Tuesday, October 6, 2015

"No. 4 Imperial Lane"

Jonathan Weisman is a Washington-based economic policy reporter for the New York Times.

He applied the Page 69 Test to his new novel, No. 4 Imperial Lane, and reported the following:
As many readers and some reviewers have noted, No. 4 Imperial Lane is two books in one: a coming-of-age story of an American student abroad, learning to examine -- and embrace -- his tragic past in the employ of a fallen aristocrat-turned-quadriplegic, and a sweeping war story encompassing the collapse of Portugal's empire in Africa. That story is seen through the eyes of the fictional protagonist, Elizabeth Bromwell, but the events are real and many of the characters historical.

Page 69 captures the sweep of that historical fiction. It introduces readers to one such historical figure, Antonio Sebastiao Ribeiro de Spinola, here the newly appointed governor and commander of Portuguese forces in what is now Guinea-Bissau. His own evolution from colonial true believer to coup leader mirrors the disintegration of the Portuguese empire as well as the collapse of Elizabeth's marriage. It is an example of how I try to have the tightly focused stories of my characters reflect and feed off the historical events of their time.
Spinola flew in by helicopter and found himself in the interior of the province, in a colonial outpost in the town of Bafata -- and in utter disgust. The forces of flamboyant rebel leader Amilcar Cabral, the PAIGC, the African Party for the Independence of Guine and Cabo Varde, controlled half the country -- malarial mangrove swamps to the west, razor-sharp elephant grass hiding guerrillas in the east, with scorching, soaking heat all over its 36,125 square kilometers, not much bigger than the state of Maryland. But Spinola wasn't worried; he'd seen worse. In 1938 he had commanded a Portuguese contingent fighting on the side of Franco in the Spanish Civil War. He spat on the Lincoln Brigade, the Commune de Paris Battalion, the Internationals, the communists, all those idealists who had flooded Spain to fight for the Republicans. They knew nothing of the chaos and corruption that lay in the hearts of Iberian men when they lacked proper supervision and authority. The defeat of those pompous pretenders was one of his life's greatest pleasures. In 1941 he had the good fortune to study German cavalry techniques as the Nazis rolled eastward, unstoppable. He was an observer on the Nazi side as German artillery reduced Leningrad to rubble.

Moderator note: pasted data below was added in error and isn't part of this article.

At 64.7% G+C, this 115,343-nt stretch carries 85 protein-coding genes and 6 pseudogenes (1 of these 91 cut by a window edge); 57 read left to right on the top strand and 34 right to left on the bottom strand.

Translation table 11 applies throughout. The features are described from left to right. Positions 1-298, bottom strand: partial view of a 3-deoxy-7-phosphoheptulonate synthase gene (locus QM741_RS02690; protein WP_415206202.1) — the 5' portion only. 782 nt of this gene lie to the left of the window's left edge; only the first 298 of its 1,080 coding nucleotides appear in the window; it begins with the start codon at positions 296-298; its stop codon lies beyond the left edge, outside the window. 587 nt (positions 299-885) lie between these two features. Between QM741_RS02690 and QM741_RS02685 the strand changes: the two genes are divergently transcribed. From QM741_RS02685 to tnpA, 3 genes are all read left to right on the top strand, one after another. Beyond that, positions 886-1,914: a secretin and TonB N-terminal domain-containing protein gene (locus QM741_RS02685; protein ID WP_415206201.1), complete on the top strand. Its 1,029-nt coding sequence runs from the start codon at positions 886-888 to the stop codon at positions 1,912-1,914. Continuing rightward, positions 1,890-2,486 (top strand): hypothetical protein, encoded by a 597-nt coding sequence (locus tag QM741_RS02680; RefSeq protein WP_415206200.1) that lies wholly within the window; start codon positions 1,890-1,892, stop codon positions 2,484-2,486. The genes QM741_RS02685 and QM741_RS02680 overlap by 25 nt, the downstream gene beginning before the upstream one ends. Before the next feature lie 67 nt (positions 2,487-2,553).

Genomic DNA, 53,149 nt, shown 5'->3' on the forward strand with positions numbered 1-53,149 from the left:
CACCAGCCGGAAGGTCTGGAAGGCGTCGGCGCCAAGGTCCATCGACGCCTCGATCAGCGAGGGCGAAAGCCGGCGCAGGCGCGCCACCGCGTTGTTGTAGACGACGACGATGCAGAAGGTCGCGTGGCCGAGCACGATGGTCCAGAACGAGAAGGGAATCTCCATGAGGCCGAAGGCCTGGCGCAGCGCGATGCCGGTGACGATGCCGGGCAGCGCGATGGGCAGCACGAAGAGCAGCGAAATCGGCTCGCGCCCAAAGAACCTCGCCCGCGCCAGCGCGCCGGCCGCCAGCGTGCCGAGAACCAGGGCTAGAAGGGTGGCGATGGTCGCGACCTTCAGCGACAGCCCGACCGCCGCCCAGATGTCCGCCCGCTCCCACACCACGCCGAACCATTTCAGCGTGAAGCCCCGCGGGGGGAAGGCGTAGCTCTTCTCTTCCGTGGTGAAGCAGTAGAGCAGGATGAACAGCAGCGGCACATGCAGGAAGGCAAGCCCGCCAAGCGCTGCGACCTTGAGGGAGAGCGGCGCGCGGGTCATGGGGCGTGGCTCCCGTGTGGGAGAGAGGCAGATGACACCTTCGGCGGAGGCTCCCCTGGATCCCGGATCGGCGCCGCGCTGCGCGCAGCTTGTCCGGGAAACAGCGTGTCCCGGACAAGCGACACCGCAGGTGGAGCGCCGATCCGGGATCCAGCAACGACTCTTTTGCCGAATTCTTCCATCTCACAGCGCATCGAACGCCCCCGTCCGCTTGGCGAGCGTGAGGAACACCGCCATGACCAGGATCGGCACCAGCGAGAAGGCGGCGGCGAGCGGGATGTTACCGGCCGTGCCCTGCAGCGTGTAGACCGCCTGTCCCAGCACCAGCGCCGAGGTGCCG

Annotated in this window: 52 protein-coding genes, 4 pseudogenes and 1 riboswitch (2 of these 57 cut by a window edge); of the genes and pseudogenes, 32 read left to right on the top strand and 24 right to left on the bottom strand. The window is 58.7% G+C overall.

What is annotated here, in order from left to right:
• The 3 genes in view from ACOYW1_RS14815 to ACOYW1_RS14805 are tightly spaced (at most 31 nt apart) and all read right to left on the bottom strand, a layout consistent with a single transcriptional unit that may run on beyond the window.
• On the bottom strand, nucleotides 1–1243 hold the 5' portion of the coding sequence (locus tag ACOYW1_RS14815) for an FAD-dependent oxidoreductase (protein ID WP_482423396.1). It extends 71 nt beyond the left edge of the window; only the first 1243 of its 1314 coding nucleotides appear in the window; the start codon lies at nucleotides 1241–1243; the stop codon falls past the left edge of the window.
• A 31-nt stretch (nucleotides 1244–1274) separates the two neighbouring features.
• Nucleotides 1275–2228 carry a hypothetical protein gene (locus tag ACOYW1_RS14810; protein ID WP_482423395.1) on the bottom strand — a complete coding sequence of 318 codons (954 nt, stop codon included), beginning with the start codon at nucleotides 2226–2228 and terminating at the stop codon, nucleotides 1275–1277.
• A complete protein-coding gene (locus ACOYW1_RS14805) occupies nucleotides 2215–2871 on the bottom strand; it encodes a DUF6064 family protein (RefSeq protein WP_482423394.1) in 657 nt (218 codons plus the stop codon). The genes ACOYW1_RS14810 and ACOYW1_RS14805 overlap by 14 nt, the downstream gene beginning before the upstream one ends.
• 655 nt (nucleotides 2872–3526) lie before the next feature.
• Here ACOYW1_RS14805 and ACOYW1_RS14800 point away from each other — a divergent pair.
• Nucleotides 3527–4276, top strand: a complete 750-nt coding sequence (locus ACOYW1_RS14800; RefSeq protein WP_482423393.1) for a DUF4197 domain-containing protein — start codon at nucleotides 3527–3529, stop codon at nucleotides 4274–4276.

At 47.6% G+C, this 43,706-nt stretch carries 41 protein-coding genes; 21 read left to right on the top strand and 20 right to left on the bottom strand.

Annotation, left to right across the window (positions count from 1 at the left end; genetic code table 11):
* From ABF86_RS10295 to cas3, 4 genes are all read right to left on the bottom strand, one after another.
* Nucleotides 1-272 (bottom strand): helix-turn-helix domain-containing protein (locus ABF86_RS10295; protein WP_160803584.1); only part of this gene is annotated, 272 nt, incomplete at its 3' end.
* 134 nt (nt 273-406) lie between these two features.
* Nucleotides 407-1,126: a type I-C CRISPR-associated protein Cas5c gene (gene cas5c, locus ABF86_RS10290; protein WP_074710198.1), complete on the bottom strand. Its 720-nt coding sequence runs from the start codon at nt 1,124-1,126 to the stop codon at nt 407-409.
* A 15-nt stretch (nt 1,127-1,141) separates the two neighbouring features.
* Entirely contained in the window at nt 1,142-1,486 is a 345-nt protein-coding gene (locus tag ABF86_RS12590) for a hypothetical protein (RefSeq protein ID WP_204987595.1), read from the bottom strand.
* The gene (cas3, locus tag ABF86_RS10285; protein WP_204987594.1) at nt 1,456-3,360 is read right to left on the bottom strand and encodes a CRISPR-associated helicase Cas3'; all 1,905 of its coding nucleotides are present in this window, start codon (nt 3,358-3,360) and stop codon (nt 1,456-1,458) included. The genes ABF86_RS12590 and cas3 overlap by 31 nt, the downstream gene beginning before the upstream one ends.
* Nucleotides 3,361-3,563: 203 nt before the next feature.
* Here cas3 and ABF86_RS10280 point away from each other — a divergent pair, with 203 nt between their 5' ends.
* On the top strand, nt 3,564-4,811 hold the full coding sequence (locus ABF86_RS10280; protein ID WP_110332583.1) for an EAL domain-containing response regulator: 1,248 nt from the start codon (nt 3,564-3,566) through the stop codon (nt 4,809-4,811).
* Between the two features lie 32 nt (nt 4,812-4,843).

But damn if the Soviets didn't survive that.

If the Russians could walk out of Leningrad, we Portuguese can stand tall in the ultramar, he thought, as Soviet-made rockets thudded down from the east. It did not occur to him that the Russians had been defending the motherland, a different proposition than a bedraggled imperial army subduing Africans in three different parts of their continent. Nor would it. He, like any good Portuguese officer, was convinced Guine, Mozambique, and Angola were inseparable from the metropole. As far as he was concerned, he was defending the motherland.
This is the unrepentant Spinola, the man of war convinced he can subdue any man or any force, given enough resources. One of those resources is Elizabeth's new husband, the young conscripted doctor, Joao Goncalves. Through war, capture, escape, disillusionment, and his personal descent into violence, Joao sees the folly of Spinola's certitude. Spinola sees it too. Midway through the book, we see him authoring the true-life book "Portugal and the Future," which will badly undermine the fascist regime in Lisbon. By the end, Spinola has led the Carnation Revolution, overthrown the regime, and led the dismantlement of the empire that on page 69, he is determined to preserve -- by any means possible.

As a launch point for that historical drama -- one that most readers will know nothing about, page 69 works very well.
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My Book, The Movie: No. 4 Imperial Lane.

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--Marshal Zeringue